WASHINGTON (Reuters) - Members of the U.S. House of Representatives put bitter party divisions aside for a long standing ovation on Thursday as Representative Steve Scalise returned for the first time since he was shot and wounded in June.
Leaning on a cane but walking on his own, Scalise, 51, entered a packed House chamber to applause and loud cheers from his fellow members of Congress.
“You have no idea how great this feels to be back here at work in the people’s House,” said Scalise, the No. 3 Republican in the chamber, standing at a desk in the Republican section after he was greeted with hugs and high-fives from members of his own party and Democrats.
He thanked the Capitol police officers he credited with saving his life, world leaders who had contacted him and members of his medical team, who were sitting in the crowded visitors gallery overlooking the House floor.
House Speaker Paul Ryan’s voice cracked as he introduced Scalise. “The chair wishes to mark the return of our dear friend and colleague from Louisiana, Mr. Steve Scalise,” Ryan said. “Our prayers have been answered.”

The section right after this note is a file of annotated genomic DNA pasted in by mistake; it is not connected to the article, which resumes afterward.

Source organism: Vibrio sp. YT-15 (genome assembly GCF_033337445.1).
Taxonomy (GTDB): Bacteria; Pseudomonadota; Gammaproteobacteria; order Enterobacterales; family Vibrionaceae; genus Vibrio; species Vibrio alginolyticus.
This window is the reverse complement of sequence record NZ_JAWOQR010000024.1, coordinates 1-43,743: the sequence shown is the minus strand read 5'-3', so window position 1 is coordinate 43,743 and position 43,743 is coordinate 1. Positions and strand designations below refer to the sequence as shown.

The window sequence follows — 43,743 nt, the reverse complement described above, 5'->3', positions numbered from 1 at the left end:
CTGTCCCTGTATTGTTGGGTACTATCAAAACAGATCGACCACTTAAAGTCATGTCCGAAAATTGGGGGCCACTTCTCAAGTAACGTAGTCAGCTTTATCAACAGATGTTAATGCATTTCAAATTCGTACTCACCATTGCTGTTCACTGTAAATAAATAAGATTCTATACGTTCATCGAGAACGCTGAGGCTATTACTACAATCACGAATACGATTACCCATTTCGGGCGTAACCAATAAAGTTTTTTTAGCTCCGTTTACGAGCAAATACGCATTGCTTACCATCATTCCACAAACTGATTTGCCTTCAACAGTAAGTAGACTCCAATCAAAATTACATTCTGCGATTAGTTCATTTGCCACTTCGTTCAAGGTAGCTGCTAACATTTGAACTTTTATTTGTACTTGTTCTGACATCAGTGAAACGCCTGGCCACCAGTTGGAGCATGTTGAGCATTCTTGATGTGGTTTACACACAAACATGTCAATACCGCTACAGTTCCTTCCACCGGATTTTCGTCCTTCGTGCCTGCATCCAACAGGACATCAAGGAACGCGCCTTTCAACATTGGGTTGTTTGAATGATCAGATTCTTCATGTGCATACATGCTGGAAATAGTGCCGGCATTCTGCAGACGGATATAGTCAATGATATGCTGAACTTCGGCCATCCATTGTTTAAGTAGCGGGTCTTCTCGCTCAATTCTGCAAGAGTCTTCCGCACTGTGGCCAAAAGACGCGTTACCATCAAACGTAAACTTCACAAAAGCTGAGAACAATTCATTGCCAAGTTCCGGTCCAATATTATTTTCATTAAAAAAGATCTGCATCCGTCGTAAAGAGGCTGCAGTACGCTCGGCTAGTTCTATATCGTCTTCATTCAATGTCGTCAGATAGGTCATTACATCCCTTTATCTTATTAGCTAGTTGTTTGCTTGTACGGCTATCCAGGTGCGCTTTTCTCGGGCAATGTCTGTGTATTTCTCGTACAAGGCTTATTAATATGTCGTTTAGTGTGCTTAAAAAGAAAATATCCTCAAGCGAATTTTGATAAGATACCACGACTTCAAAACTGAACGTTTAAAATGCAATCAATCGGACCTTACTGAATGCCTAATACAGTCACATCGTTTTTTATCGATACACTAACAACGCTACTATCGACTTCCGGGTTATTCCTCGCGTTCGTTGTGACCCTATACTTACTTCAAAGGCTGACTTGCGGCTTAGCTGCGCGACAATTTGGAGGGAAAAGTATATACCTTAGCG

Scalise gave an emotional speech, interrupted by frequent applause, thanking his family and referring to innate optimism he partly attributed to being from Louisiana, referring to the attitude of “joie de vivre” (joy of life) in a state with a heavy French influence.
“When I come back into this chamber today, just seeing the faces of all of you, it just means more than you can imagine,” Scalise said.
Scalise was among Republican lawmakers attacked June 14 in the Washington suburb of Alexandria, Virginia, by a gunman who opened fire on them while they were practicing for a charity baseball game against Democrats.
He underwent repeated surgeries before being released from the hospital in late July.
Scalise was shot in the hip by a gunman who had a history of posting angry messages against Republican President Donald Trump.
Reporting by Patricia Zengerle; Editing by Dan Grebler